Reppie Orsto: Glider Possum
Reppie Orsto, Possom Glider
Reppie was born in 1959 on Nguiu, Bathurst Island. He is a founding member of the Munupi Arts Centre and has been working there since 1985 producing intricate fabric designs. Her washes and linocuts have been exhibited widely in Australia and overseas. In 199, Reppie represented her community at the Munupi exhibition in Paris where she held painting demonstrations.
Sophisticated geometric design and meditative mark making, a balanced fusion of contemporary adaptation and classical tradition, and the strength of generations of culturally significant families underlie the Munupi Arts & Crafts Association. The art centre exemplifies what is unique about Tiwi life and culture: a distinct art style, a balance of male and female power and status, a variety of artistic skills: painting, weaving, craft, textile design, ceramics, sculpture, printmaking. The artists of Munupi are adept at all these forms of art.
Located in Pirlangimpi community on the large Melville Island, over the Aspley Straight from Darwin, Munupi Arts is now well into its third decade as a successful art centre. It has in recent years blossomed into a new life brought about through the art practice of older masters, bringing a renewed energy and traditional vigour to the art.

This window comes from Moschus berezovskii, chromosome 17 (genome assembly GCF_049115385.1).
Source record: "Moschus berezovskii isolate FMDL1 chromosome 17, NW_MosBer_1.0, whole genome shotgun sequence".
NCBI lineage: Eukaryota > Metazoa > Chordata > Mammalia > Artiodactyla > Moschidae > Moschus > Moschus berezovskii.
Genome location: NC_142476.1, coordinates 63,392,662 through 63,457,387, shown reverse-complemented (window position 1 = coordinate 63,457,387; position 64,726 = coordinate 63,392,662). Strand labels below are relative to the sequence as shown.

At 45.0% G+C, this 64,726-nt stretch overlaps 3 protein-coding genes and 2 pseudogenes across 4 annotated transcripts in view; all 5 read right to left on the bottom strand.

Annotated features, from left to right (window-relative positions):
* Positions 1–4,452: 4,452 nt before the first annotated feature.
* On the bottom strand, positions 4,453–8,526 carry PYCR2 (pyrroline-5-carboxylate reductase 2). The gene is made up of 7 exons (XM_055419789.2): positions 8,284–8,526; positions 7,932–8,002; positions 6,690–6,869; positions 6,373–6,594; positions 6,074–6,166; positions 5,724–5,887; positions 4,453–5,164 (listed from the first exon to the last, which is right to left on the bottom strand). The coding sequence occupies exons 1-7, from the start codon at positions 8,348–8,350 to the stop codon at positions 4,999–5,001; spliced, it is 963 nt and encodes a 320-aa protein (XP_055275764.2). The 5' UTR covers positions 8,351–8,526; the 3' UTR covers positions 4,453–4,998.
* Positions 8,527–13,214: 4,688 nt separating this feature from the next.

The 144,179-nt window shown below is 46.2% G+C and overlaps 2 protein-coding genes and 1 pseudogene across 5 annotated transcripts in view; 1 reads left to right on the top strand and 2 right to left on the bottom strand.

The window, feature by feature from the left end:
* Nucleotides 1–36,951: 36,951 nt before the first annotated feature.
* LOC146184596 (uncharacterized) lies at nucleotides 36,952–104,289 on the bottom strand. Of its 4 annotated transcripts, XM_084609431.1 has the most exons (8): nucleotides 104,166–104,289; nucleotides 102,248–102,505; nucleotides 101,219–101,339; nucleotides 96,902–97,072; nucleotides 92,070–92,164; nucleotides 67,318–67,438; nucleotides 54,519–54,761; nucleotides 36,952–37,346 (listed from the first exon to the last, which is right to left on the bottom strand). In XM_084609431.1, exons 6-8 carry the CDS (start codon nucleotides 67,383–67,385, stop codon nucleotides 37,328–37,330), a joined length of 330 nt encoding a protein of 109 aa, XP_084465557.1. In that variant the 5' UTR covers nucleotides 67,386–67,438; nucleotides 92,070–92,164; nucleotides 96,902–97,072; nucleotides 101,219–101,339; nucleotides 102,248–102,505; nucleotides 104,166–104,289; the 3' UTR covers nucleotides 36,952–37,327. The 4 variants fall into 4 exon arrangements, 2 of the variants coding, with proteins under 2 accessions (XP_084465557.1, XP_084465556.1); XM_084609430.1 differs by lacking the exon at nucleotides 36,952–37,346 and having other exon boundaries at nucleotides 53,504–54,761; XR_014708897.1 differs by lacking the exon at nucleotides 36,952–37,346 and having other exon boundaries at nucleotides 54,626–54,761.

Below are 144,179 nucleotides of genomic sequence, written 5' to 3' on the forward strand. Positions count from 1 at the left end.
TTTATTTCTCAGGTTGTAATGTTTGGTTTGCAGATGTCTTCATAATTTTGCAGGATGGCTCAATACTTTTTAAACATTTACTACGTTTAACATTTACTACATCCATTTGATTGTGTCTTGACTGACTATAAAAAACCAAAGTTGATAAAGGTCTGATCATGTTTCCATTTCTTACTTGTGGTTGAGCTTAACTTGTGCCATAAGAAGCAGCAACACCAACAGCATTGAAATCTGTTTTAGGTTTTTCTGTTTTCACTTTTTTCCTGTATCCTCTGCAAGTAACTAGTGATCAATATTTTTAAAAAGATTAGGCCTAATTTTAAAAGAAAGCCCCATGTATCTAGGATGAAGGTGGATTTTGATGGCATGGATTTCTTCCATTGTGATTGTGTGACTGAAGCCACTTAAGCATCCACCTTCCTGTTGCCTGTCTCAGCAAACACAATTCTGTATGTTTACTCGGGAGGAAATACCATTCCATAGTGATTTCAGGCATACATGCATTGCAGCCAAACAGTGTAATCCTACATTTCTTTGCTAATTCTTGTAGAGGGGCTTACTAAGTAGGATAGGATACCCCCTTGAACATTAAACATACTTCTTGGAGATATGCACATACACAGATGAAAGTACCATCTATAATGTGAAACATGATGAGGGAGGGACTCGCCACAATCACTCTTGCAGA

The work of art
Possum Glider is one of 18 prints created in 1993 by Reppie Orsto. The work of art is typical of the Munupi Arts style using colourful geometrc designs in the creation of the image. An identical print is held by the National Gallery of Australia and is titled, Jijinga.
There are 5 types of possom gliders in the ACT and New South Wales. These are the feathertail, greater, squirrel, sugar and yellow bellied gliders.
gliding possum has a 'gliding membrane' - a thin sheet of skin which stretches between its forepaws and its ankles.
When it leaps from a branch, its outspread limbs extend the membrane, allowing the animal to glide from tree to tree.
At first the leap is downwards, but as the animal increases speed, the angle of flight flattens out. With its long, well-furred tail acting as a rudder, the glider can steer towards its next tree.
Then, just before landing, it uses its tail to bring it into a 'nose up' position (much like an aircraft landing). Feet stretched out in front, it is ready to grasp the tree trunk and land.
The yellow-bellied glider can cover distances of up to 140 metres in one leap. The sugar glider and squirrel glider can reach about 50 metres.